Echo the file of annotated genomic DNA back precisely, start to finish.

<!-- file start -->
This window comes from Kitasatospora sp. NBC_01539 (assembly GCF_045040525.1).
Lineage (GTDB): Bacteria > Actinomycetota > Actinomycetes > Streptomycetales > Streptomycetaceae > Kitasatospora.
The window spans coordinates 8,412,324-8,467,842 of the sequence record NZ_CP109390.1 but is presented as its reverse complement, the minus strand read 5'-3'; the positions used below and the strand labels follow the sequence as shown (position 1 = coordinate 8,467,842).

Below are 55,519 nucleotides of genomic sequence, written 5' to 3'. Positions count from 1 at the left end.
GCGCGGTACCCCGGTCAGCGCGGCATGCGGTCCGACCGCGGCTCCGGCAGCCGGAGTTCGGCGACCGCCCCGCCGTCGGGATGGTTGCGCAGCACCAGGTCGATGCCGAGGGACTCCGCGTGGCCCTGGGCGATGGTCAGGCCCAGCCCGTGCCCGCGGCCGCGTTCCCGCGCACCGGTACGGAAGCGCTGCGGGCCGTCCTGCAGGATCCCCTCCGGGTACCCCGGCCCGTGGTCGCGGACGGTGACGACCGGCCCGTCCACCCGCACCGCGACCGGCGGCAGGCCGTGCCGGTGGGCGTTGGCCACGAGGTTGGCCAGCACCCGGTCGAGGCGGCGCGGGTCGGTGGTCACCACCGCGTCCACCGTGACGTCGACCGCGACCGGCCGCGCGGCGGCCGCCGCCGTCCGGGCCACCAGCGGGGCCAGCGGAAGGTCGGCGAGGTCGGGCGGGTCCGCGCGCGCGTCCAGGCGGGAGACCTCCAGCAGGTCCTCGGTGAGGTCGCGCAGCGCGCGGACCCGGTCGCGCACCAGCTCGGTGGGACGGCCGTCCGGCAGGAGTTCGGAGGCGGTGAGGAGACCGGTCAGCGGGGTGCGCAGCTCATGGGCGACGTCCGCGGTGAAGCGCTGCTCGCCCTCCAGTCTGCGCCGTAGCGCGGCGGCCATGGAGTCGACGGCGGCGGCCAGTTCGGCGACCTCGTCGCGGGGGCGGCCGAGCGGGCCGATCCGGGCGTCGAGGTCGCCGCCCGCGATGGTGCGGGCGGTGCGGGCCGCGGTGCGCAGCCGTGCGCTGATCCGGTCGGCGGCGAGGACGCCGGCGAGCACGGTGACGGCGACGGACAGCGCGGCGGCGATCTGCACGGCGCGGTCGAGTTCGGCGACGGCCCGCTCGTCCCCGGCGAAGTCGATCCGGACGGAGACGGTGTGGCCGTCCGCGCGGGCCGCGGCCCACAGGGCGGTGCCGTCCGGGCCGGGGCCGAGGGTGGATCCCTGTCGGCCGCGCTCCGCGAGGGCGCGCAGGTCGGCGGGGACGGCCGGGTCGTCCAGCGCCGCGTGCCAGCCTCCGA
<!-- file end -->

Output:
This window comes from Kitasatospora sp. NBC_01539 (assembly GCF_045040525.1).
Lineage (GTDB): Bacteria > Actinomycetota > Actinomycetes > Streptomycetales > Streptomycetaceae > Kitasatospora.
The window spans coordinates 8,412,324-8,467,842 of the sequence record NZ_CP109390.1 but is presented as its reverse complement, the minus strand read 5'-3'; the positions used below and the strand labels follow the sequence as shown (position 1 = coordinate 8,467,842).

Below are 55,519 nucleotides of genomic sequence, written 5' to 3'. Positions count from 1 at the left end.
GCGCGGTACCCCGGTCAGCGCGGCATGCGGTCCGACCGCGGCTCCGGCAGCCGGAGTTCGGCGACCGCCCCGCCGTCGGGATGGTTGCGCAGCACCAGGTCGATGCCGAGGGACTCCGCGTGGCCCTGGGCGATGGTCAGGCCCAGCCCGTGCCCGCGGCCGCGTTCCCGCGCACCGGTACGGAAGCGCTGCGGGCCGTCCTGCAGGATCCCCTCCGGGTACCCCGGCCCGTGGTCGCGGACGGTGACGACCGGCCCGTCCACCCGCACCGCGACCGGCGGCAGGCCGTGCCGGTGGGCGTTGGCCACGAGGTTGGCCAGCACCCGGTCGAGGCGGCGCGGGTCGGTGGTCACCACCGCGTCCACCGTGACGTCGACCGCGACCGGCCGCGCGGCGGCCGCCGCCGTCCGGGCCACCAGCGGGGCCAGCGGAAGGTCGGCGAGGTCGGGCGGGTCCGCGCGCGCGTCCAGGCGGGAGACCTCCAGCAGGTCCTCGGTGAGGTCGCGCAGCGCGCGGACCCGGTCGCGCACCAGCTCGGTGGGACGGCCGTCCGGCAGGAGTTCGGAGGCGGTGAGGAGACCGGTCAGCGGGGTGCGCAGCTCATGGGCGACGTCCGCGGTGAAGCGCTGCTCGCCCTCCAGTCTGCGCCGTAGCGCGGCGGCCATGGAGTCGACGGCGGCGGCCAGTTCGGCGACCTCGTCGCGGGGGCGGCCGAGCGGGCCGATCCGGGCGTCGAGGTCGCCGCCCGCGATGGTGCGGGCGGTGCGGGCCGCGGTGCGCAGCCGTGCGCTGATCCGGTCGGCGGCGAGGACGCCGGCGAGCACGGTGACGGCGACGGACAGCGCGGCGGCGATCTGCACGGCGCGGTCGAGTTCGGCGACGGCCCGCTCGTCCCCGGCGAAGTCGATCCGGACGGAGACGGTGTGGCCGTCCGCGCGGGCCGCGGCCCACAGGGCGGTGCCGTCCGGGCCGGGGCCGAGGGTGGATCCCTGTCGGCCGCGCTCCGCGAGGGCGCGCAGGTCGGCGGGGACGGCCGGGTCGTCCAGCGCCGCGTGCCAGCCTCCGA